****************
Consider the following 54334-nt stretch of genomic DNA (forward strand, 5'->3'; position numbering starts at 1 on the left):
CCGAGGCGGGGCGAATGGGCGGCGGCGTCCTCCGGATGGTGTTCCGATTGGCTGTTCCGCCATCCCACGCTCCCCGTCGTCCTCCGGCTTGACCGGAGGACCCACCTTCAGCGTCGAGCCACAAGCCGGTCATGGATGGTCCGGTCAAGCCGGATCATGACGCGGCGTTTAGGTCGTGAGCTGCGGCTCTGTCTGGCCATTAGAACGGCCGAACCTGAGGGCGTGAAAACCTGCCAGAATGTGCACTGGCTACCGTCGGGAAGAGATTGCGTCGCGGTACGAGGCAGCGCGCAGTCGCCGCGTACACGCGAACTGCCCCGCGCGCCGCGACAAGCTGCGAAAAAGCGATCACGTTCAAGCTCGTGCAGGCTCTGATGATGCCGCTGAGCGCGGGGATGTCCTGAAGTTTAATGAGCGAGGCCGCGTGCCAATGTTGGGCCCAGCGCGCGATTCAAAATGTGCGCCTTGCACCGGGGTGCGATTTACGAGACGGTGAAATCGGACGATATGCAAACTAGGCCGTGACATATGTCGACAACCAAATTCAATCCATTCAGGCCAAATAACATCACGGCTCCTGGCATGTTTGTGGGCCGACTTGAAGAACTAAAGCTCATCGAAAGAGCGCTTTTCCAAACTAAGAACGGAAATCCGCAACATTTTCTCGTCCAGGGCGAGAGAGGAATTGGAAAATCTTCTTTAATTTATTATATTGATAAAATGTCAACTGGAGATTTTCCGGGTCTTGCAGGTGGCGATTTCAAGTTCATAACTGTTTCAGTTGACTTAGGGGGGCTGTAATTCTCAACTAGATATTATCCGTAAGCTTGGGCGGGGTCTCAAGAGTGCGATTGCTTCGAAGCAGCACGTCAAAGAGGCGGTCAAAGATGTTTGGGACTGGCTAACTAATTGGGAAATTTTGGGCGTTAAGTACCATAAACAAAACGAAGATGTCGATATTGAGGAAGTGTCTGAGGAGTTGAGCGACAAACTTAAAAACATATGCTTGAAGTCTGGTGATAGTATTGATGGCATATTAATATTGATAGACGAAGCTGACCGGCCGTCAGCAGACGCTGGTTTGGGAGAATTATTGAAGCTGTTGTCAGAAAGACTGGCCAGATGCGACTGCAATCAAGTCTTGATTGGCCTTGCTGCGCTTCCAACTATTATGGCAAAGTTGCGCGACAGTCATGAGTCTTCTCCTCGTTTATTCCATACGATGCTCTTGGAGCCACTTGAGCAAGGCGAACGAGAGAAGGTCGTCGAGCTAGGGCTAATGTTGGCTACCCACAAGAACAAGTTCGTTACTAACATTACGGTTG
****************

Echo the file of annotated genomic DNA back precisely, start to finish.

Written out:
Consider the following 54334-nt stretch of genomic DNA (forward strand, 5'->3'; position numbering starts at 1 on the left):
CCGAGGCGGGGCGAATGGGCGGCGGCGTCCTCCGGATGGTGTTCCGATTGGCTGTTCCGCCATCCCACGCTCCCCGTCGTCCTCCGGCTTGACCGGAGGACCCACCTTCAGCGTCGAGCCACAAGCCGGTCATGGATGGTCCGGTCAAGCCGGATCATGACGCGGCGTTTAGGTCGTGAGCTGCGGCTCTGTCTGGCCATTAGAACGGCCGAACCTGAGGGCGTGAAAACCTGCCAGAATGTGCACTGGCTACCGTCGGGAAGAGATTGCGTCGCGGTACGAGGCAGCGCGCAGTCGCCGCGTACACGCGAACTGCCCCGCGCGCCGCGACAAGCTGCGAAAAAGCGATCACGTTCAAGCTCGTGCAGGCTCTGATGATGCCGCTGAGCGCGGGGATGTCCTGAAGTTTAATGAGCGAGGCCGCGTGCCAATGTTGGGCCCAGCGCGCGATTCAAAATGTGCGCCTTGCACCGGGGTGCGATTTACGAGACGGTGAAATCGGACGATATGCAAACTAGGCCGTGACATATGTCGACAACCAAATTCAATCCATTCAGGCCAAATAACATCACGGCTCCTGGCATGTTTGTGGGCCGACTTGAAGAACTAAAGCTCATCGAAAGAGCGCTTTTCCAAACTAAGAACGGAAATCCGCAACATTTTCTCGTCCAGGGCGAGAGAGGAATTGGAAAATCTTCTTTAATTTATTATATTGATAAAATGTCAACTGGAGATTTTCCGGGTCTTGCAGGTGGCGATTTCAAGTTCATAACTGTTTCAGTTGACTTAGGGGGGCTGTAATTCTCAACTAGATATTATCCGTAAGCTTGGGCGGGGTCTCAAGAGTGCGATTGCTTCGAAGCAGCACGTCAAAGAGGCGGTCAAAGATGTTTGGGACTGGCTAACTAATTGGGAAATTTTGGGCGTTAAGTACCATAAACAAAACGAAGATGTCGATATTGAGGAAGTGTCTGAGGAGTTGAGCGACAAACTTAAAAACATATGCTTGAAGTCTGGTGATAGTATTGATGGCATATTAATATTGATAGACGAAGCTGACCGGCCGTCAGCAGACGCTGGTTTGGGAGAATTATTGAAGCTGTTGTCAGAAAGACTGGCCAGATGCGACTGCAATCAAGTCTTGATTGGCCTTGCTGCGCTTCCAACTATTATGGCAAAGTTGCGCGACAGTCATGAGTCTTCTCCTCGTTTATTCCATACGATGCTCTTGGAGCCACTTGAGCAAGGCGAACGAGAGAAGGTCGTCGAGCTAGGGCTAATGTTGGCTACCCACAAGAACAAGTTCGTTACTAACATTACGGTTG